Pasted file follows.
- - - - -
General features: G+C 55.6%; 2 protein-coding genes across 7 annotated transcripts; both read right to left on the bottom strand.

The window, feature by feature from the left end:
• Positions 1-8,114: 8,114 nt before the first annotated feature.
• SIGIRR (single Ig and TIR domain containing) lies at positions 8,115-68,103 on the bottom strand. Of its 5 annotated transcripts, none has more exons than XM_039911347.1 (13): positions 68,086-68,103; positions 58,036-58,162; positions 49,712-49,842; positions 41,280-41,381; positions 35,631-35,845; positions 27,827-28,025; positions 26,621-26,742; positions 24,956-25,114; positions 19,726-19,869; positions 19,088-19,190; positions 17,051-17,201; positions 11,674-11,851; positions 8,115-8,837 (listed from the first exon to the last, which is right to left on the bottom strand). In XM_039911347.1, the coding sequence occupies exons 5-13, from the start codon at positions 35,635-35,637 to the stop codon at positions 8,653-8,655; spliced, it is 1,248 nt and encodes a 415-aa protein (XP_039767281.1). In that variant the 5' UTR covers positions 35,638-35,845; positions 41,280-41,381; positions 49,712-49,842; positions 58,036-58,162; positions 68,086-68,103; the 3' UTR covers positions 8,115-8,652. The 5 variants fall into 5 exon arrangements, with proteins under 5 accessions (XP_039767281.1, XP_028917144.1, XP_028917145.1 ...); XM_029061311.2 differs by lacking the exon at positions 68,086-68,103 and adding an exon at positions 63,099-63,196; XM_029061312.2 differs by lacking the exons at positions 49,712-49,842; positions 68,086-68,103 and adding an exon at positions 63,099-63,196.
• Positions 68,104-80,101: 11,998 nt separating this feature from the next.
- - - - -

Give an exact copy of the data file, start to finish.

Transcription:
General features: G+C 55.6%; 2 protein-coding genes across 7 annotated transcripts; both read right to left on the bottom strand.

The window, feature by feature from the left end:
• Positions 1-8,114: 8,114 nt before the first annotated feature.
• SIGIRR (single Ig and TIR domain containing) lies at positions 8,115-68,103 on the bottom strand. Of its 5 annotated transcripts, none has more exons than XM_039911347.1 (13): positions 68,086-68,103; positions 58,036-58,162; positions 49,712-49,842; positions 41,280-41,381; positions 35,631-35,845; positions 27,827-28,025; positions 26,621-26,742; positions 24,956-25,114; positions 19,726-19,869; positions 19,088-19,190; positions 17,051-17,201; positions 11,674-11,851; positions 8,115-8,837 (listed from the first exon to the last, which is right to left on the bottom strand). In XM_039911347.1, the coding sequence occupies exons 5-13, from the start codon at positions 35,635-35,637 to the stop codon at positions 8,653-8,655; spliced, it is 1,248 nt and encodes a 415-aa protein (XP_039767281.1). In that variant the 5' UTR covers positions 35,638-35,845; positions 41,280-41,381; positions 49,712-49,842; positions 58,036-58,162; positions 68,086-68,103; the 3' UTR covers positions 8,115-8,652. The 5 variants fall into 5 exon arrangements, with proteins under 5 accessions (XP_039767281.1, XP_028917144.1, XP_028917145.1 ...); XM_029061311.2 differs by lacking the exon at positions 68,086-68,103 and adding an exon at positions 63,099-63,196; XM_029061312.2 differs by lacking the exons at positions 49,712-49,842; positions 68,086-68,103 and adding an exon at positions 63,099-63,196.
• Positions 68,104-80,101: 11,998 nt separating this feature from the next.